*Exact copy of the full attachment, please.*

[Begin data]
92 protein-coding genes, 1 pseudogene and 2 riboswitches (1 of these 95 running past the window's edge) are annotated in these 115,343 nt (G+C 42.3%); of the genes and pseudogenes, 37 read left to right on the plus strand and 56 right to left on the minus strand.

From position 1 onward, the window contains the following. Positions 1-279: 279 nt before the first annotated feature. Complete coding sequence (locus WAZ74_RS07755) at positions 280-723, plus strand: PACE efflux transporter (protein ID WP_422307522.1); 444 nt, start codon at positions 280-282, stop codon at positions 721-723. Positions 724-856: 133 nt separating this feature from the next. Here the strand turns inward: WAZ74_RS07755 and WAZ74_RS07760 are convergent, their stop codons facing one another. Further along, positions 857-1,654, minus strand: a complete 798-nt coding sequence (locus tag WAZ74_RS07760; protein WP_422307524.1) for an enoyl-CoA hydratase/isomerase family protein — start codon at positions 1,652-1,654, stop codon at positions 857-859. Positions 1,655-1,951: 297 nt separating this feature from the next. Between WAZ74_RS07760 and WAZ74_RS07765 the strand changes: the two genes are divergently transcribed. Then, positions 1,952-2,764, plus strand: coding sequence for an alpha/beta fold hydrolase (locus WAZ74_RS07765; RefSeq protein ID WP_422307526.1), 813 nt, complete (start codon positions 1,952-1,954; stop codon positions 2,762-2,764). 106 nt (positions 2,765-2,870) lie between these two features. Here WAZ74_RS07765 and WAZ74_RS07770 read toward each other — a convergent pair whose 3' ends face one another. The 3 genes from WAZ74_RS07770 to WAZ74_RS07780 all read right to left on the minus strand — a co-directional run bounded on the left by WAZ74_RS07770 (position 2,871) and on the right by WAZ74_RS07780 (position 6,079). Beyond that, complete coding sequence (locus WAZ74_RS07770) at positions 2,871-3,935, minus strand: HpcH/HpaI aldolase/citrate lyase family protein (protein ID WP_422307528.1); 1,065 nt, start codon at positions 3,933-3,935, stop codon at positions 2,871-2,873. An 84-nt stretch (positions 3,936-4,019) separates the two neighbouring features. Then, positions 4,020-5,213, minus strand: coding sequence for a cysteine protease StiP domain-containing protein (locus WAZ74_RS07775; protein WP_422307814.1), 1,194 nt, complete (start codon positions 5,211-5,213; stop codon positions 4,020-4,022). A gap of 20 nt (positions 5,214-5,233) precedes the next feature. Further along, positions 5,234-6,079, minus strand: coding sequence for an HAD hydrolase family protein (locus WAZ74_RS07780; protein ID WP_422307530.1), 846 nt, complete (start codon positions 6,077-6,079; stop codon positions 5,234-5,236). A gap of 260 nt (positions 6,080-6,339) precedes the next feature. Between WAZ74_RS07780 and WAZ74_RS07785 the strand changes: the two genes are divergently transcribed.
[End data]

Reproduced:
92 protein-coding genes, 1 pseudogene and 2 riboswitches (1 of these 95 running past the window's edge) are annotated in these 115,343 nt (G+C 42.3%); of the genes and pseudogenes, 37 read left to right on the plus strand and 56 right to left on the minus strand.

From position 1 onward, the window contains the following. Positions 1-279: 279 nt before the first annotated feature. Complete coding sequence (locus WAZ74_RS07755) at positions 280-723, plus strand: PACE efflux transporter (protein ID WP_422307522.1); 444 nt, start codon at positions 280-282, stop codon at positions 721-723. Positions 724-856: 133 nt separating this feature from the next. Here the strand turns inward: WAZ74_RS07755 and WAZ74_RS07760 are convergent, their stop codons facing one another. Further along, positions 857-1,654, minus strand: a complete 798-nt coding sequence (locus tag WAZ74_RS07760; protein WP_422307524.1) for an enoyl-CoA hydratase/isomerase family protein — start codon at positions 1,652-1,654, stop codon at positions 857-859. Positions 1,655-1,951: 297 nt separating this feature from the next. Between WAZ74_RS07760 and WAZ74_RS07765 the strand changes: the two genes are divergently transcribed. Then, positions 1,952-2,764, plus strand: coding sequence for an alpha/beta fold hydrolase (locus WAZ74_RS07765; RefSeq protein ID WP_422307526.1), 813 nt, complete (start codon positions 1,952-1,954; stop codon positions 2,762-2,764). 106 nt (positions 2,765-2,870) lie between these two features. Here WAZ74_RS07765 and WAZ74_RS07770 read toward each other — a convergent pair whose 3' ends face one another. The 3 genes from WAZ74_RS07770 to WAZ74_RS07780 all read right to left on the minus strand — a co-directional run bounded on the left by WAZ74_RS07770 (position 2,871) and on the right by WAZ74_RS07780 (position 6,079). Beyond that, complete coding sequence (locus WAZ74_RS07770) at positions 2,871-3,935, minus strand: HpcH/HpaI aldolase/citrate lyase family protein (protein ID WP_422307528.1); 1,065 nt, start codon at positions 3,933-3,935, stop codon at positions 2,871-2,873. An 84-nt stretch (positions 3,936-4,019) separates the two neighbouring features. Then, positions 4,020-5,213, minus strand: coding sequence for a cysteine protease StiP domain-containing protein (locus WAZ74_RS07775; protein WP_422307814.1), 1,194 nt, complete (start codon positions 5,211-5,213; stop codon positions 4,020-4,022). A gap of 20 nt (positions 5,214-5,233) precedes the next feature. Further along, positions 5,234-6,079, minus strand: coding sequence for an HAD hydrolase family protein (locus WAZ74_RS07780; protein ID WP_422307530.1), 846 nt, complete (start codon positions 6,077-6,079; stop codon positions 5,234-5,236). A gap of 260 nt (positions 6,080-6,339) precedes the next feature. Between WAZ74_RS07780 and WAZ74_RS07785 the strand changes: the two genes are divergently transcribed.